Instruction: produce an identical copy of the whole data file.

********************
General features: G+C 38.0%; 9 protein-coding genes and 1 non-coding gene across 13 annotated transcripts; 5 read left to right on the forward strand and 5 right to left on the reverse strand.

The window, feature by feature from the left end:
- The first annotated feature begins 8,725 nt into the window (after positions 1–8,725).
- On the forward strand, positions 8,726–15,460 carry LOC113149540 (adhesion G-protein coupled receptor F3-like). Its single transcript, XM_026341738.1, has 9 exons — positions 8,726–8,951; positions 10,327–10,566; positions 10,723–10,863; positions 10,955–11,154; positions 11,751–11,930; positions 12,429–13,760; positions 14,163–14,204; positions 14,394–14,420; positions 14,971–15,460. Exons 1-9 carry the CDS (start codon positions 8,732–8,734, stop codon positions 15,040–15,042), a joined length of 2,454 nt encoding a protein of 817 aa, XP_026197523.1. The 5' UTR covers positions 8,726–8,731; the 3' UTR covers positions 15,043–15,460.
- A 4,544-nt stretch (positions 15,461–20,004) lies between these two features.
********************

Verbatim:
General features: G+C 38.0%; 9 protein-coding genes and 1 non-coding gene across 13 annotated transcripts; 5 read left to right on the forward strand and 5 right to left on the reverse strand.

The window, feature by feature from the left end:
- The first annotated feature begins 8,725 nt into the window (after positions 1–8,725).
- On the forward strand, positions 8,726–15,460 carry LOC113149540 (adhesion G-protein coupled receptor F3-like). Its single transcript, XM_026341738.1, has 9 exons — positions 8,726–8,951; positions 10,327–10,566; positions 10,723–10,863; positions 10,955–11,154; positions 11,751–11,930; positions 12,429–13,760; positions 14,163–14,204; positions 14,394–14,420; positions 14,971–15,460. Exons 1-9 carry the CDS (start codon positions 8,732–8,734, stop codon positions 15,040–15,042), a joined length of 2,454 nt encoding a protein of 817 aa, XP_026197523.1. The 5' UTR covers positions 8,726–8,731; the 3' UTR covers positions 15,043–15,460.
- A 4,544-nt stretch (positions 15,461–20,004) lies between these two features.